It's pretty sad when murderers have better ethics than most "spiritual" folks:
"I killed. I deserve to be killed."
"He preserved a church and created a people, but that success damaged and even destroyed some lives."
The other reason that Anderson deserves recognition as an honorary scholar of new religious movements is that his curiosity about new religions has brought him into conflict with a culture that still approaches the religious other through an un-nuanced “us vs. them” mentality. Most religion scholars who deal heavily with new religious movements have been branded as “cult apologists” at some point in their careers. At stake in this accusation is an assumption that “whoever is not for us is against us,” and that anyone who is not actively attempting to debunk and discredit minority religions has decided to defend them unconditionally.
I have written for here and elsewhere that for some commentators, ridiculing Scientology seems to have become a kind of hobby. There are, of course, plenty of reasons not to like the Church of Scientology. Not the least of these are the serious allegations that have been leveled against the Church by former members, especially the children of Scientologists who were raised in Scientology schools or pressured to serve in the Church’s elite order, Sea Org.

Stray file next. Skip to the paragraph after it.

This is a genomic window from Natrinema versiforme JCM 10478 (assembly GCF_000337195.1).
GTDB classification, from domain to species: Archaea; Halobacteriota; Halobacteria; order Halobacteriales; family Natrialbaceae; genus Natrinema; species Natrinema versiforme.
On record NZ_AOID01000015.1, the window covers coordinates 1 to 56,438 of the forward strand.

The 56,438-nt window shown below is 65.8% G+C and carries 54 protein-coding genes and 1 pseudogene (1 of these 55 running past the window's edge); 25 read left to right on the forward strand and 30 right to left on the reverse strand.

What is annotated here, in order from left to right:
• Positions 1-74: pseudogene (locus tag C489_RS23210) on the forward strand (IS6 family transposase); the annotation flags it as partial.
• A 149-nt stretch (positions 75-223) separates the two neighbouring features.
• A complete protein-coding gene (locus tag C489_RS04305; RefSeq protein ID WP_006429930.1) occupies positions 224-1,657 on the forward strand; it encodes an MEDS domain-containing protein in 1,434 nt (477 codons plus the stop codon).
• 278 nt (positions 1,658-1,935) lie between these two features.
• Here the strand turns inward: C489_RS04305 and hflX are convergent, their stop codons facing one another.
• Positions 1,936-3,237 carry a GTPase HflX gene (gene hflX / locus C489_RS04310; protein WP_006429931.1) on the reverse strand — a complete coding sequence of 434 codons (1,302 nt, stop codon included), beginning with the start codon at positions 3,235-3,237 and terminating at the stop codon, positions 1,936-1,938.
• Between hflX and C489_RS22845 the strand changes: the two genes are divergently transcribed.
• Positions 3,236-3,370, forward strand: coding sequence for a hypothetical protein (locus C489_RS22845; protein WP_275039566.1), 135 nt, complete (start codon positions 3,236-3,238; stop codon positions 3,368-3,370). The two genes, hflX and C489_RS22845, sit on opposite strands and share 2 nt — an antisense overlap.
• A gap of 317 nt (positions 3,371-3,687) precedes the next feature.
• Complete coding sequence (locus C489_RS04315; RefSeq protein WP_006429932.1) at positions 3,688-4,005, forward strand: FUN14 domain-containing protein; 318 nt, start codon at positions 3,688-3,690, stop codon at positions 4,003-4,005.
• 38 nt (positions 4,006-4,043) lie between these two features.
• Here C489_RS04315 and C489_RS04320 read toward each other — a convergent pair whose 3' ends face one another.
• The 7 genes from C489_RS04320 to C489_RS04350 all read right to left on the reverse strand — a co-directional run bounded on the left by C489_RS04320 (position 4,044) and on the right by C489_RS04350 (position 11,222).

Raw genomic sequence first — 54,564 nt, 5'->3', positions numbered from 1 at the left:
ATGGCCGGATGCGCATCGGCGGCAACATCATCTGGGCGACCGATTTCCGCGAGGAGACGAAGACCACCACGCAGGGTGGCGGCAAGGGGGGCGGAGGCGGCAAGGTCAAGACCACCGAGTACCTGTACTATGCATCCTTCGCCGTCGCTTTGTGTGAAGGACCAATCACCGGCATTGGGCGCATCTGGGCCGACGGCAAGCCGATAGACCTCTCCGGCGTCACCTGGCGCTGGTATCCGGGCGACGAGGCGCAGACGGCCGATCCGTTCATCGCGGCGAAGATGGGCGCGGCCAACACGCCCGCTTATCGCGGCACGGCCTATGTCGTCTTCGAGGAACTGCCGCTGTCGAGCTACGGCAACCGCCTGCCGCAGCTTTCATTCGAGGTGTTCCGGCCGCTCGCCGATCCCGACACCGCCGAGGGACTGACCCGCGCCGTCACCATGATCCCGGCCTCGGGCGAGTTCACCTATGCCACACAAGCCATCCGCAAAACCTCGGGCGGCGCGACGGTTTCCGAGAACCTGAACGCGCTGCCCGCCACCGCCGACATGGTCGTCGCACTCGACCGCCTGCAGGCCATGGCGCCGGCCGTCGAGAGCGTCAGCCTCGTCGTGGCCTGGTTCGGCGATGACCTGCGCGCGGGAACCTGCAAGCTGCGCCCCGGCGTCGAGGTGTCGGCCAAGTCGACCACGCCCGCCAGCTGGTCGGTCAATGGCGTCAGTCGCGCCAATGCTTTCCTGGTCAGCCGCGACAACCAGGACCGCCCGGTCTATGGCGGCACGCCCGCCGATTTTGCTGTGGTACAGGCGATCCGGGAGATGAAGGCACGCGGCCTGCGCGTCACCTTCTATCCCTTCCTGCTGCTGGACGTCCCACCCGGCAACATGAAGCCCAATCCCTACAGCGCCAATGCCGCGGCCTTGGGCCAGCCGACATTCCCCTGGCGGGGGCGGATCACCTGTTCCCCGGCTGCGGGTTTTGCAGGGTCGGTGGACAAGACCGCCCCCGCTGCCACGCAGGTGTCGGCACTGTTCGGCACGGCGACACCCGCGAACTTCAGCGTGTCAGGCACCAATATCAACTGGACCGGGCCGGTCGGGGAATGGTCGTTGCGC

But as disturbing as these stories are, I am more interested in the motivations of groups like Anonymous, who organized angry protests in front of Scientology buildings, and journalists like Tony Ortega, who in two years produced 465 articles attacking the Church of Scientology.
In a world threatened by the possibility of nuclear conflict in the Middle East, global warming, and growing economic injustice, why direct so much energy toward a religion that is culturally and politically irrelevant outside of Hollywood? What is the sense of satisfaction some people find in crusading against Scientology? Popular animosity toward Scientology is interesting because it seems to point toward much larger patterns in how Americans respond to minority religions.